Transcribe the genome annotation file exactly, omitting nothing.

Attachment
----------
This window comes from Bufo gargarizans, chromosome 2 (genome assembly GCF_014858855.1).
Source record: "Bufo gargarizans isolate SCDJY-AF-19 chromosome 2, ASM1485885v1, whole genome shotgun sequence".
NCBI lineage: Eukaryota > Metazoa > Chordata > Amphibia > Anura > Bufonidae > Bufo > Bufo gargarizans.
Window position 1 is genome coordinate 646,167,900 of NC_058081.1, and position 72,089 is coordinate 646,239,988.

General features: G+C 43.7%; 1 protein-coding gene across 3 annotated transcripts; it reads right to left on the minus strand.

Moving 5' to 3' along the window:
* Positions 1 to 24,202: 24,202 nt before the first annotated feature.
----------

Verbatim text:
This window comes from Bufo gargarizans, chromosome 2 (genome assembly GCF_014858855.1).
Source record: "Bufo gargarizans isolate SCDJY-AF-19 chromosome 2, ASM1485885v1, whole genome shotgun sequence".
NCBI lineage: Eukaryota > Metazoa > Chordata > Amphibia > Anura > Bufonidae > Bufo > Bufo gargarizans.
Window position 1 is genome coordinate 646,167,900 of NC_058081.1, and position 72,089 is coordinate 646,239,988.

General features: G+C 43.7%; 1 protein-coding gene across 3 annotated transcripts; it reads right to left on the minus strand.

Moving 5' to 3' along the window:
* Positions 1 to 24,202: 24,202 nt before the first annotated feature.